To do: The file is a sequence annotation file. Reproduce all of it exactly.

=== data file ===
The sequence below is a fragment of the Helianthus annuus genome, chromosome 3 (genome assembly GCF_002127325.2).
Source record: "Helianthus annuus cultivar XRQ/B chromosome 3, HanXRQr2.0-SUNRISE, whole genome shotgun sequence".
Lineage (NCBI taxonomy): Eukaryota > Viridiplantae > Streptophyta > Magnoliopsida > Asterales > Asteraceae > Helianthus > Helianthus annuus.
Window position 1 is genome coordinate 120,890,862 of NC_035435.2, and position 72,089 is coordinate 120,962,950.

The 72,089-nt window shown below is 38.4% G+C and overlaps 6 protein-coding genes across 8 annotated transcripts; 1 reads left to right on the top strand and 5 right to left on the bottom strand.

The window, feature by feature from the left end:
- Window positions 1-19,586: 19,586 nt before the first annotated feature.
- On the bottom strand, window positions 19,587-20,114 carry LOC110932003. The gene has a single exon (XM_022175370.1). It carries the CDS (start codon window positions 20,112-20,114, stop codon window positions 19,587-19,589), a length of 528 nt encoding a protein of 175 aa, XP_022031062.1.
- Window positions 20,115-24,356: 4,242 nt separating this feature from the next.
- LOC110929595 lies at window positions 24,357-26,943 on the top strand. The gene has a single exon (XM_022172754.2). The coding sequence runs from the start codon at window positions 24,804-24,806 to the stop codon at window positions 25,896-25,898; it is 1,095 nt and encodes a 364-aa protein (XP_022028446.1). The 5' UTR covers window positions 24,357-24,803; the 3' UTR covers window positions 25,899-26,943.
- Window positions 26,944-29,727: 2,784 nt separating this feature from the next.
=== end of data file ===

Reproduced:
The sequence below is a fragment of the Helianthus annuus genome, chromosome 3 (genome assembly GCF_002127325.2).
Source record: "Helianthus annuus cultivar XRQ/B chromosome 3, HanXRQr2.0-SUNRISE, whole genome shotgun sequence".
Lineage (NCBI taxonomy): Eukaryota > Viridiplantae > Streptophyta > Magnoliopsida > Asterales > Asteraceae > Helianthus > Helianthus annuus.
Window position 1 is genome coordinate 120,890,862 of NC_035435.2, and position 72,089 is coordinate 120,962,950.

The 72,089-nt window shown below is 38.4% G+C and overlaps 6 protein-coding genes across 8 annotated transcripts; 1 reads left to right on the top strand and 5 right to left on the bottom strand.

The window, feature by feature from the left end:
- Window positions 1-19,586: 19,586 nt before the first annotated feature.
- On the bottom strand, window positions 19,587-20,114 carry LOC110932003. The gene has a single exon (XM_022175370.1). It carries the CDS (start codon window positions 20,112-20,114, stop codon window positions 19,587-19,589), a length of 528 nt encoding a protein of 175 aa, XP_022031062.1.
- Window positions 20,115-24,356: 4,242 nt separating this feature from the next.
- LOC110929595 lies at window positions 24,357-26,943 on the top strand. The gene has a single exon (XM_022172754.2). The coding sequence runs from the start codon at window positions 24,804-24,806 to the stop codon at window positions 25,896-25,898; it is 1,095 nt and encodes a 364-aa protein (XP_022028446.1). The 5' UTR covers window positions 24,357-24,803; the 3' UTR covers window positions 25,899-26,943.
- Window positions 26,944-29,727: 2,784 nt separating this feature from the next.